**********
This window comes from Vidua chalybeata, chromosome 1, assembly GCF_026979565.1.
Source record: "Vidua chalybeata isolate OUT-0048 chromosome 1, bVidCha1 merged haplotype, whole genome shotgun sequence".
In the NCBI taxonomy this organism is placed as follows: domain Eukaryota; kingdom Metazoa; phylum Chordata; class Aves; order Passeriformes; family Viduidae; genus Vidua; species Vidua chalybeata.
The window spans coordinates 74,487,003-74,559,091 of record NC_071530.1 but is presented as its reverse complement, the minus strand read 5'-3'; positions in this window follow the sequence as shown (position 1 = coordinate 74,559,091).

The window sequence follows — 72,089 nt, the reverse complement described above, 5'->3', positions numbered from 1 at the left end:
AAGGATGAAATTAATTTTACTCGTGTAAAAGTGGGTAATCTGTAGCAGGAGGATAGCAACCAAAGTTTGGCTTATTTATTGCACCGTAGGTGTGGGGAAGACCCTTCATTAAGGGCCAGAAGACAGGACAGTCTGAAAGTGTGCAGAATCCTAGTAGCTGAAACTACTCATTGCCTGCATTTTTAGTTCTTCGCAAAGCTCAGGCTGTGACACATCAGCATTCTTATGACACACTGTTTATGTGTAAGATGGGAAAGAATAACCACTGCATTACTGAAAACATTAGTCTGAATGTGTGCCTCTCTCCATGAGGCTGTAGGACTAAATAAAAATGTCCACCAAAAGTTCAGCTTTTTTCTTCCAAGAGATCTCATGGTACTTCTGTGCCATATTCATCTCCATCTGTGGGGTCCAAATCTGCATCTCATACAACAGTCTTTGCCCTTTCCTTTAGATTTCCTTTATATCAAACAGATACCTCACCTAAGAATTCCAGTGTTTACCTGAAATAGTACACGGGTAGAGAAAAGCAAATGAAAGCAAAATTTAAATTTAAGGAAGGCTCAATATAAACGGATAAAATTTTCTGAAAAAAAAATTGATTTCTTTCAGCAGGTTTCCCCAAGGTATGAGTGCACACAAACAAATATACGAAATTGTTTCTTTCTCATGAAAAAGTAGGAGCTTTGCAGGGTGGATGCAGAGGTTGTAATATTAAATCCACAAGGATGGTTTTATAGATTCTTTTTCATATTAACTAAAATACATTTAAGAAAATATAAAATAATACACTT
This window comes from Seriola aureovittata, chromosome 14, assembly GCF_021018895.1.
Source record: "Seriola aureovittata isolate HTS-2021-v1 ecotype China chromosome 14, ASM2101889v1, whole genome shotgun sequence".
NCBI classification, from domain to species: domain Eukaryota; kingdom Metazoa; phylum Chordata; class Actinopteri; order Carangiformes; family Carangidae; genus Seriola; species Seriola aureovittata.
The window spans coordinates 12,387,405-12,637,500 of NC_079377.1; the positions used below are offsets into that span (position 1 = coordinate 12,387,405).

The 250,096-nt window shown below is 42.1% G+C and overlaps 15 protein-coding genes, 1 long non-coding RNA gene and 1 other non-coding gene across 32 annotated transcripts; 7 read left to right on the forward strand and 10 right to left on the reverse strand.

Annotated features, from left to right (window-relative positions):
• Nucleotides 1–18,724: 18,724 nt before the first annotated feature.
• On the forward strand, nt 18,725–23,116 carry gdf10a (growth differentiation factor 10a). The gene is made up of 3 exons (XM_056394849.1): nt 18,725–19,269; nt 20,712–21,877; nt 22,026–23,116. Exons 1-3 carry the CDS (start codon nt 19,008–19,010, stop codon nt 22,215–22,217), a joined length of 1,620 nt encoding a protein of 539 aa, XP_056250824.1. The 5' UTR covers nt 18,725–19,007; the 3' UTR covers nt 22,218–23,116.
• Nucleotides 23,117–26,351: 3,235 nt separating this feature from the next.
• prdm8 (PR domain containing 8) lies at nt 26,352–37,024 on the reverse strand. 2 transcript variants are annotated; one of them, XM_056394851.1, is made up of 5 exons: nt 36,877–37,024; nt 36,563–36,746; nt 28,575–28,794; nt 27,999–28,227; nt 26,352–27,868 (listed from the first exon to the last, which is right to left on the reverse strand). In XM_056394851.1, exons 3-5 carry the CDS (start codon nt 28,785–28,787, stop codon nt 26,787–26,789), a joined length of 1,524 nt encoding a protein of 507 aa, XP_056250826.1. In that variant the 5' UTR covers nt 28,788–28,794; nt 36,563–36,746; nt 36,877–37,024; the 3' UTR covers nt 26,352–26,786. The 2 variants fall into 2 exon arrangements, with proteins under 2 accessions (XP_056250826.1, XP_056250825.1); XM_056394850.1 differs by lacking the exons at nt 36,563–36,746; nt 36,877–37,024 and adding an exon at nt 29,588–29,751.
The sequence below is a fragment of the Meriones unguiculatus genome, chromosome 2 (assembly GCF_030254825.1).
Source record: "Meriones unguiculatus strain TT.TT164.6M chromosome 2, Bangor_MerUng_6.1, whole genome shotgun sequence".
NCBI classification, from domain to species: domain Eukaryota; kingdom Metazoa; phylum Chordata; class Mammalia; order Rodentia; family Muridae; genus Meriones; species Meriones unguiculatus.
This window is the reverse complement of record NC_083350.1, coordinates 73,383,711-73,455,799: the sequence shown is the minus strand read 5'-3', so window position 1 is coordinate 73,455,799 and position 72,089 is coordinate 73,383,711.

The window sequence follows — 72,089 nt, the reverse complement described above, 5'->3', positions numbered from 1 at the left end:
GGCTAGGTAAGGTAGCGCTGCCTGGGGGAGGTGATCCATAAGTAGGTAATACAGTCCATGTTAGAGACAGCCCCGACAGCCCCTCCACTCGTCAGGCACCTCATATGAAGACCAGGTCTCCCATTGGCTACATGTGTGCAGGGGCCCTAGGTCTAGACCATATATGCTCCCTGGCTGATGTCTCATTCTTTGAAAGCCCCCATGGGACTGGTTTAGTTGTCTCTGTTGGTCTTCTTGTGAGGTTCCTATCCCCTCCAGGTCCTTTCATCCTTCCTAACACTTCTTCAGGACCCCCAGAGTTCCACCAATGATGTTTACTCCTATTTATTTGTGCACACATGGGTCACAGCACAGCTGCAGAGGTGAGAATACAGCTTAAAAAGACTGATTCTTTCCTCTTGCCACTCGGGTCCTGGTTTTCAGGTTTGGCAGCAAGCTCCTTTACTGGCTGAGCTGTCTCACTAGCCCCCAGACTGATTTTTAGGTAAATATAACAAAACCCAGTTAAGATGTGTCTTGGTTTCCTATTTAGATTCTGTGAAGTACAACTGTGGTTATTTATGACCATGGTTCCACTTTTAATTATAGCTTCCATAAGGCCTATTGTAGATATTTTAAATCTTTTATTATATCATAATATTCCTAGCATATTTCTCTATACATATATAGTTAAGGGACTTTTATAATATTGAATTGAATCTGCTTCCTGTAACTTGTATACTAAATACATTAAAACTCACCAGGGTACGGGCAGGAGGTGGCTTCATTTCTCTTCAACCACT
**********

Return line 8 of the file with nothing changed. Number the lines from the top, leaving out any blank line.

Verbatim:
Source record: "Seriola aureovittata isolate HTS-2021-v1 ecotype China chromosome 14, ASM2101889v1, whole genome shotgun sequence".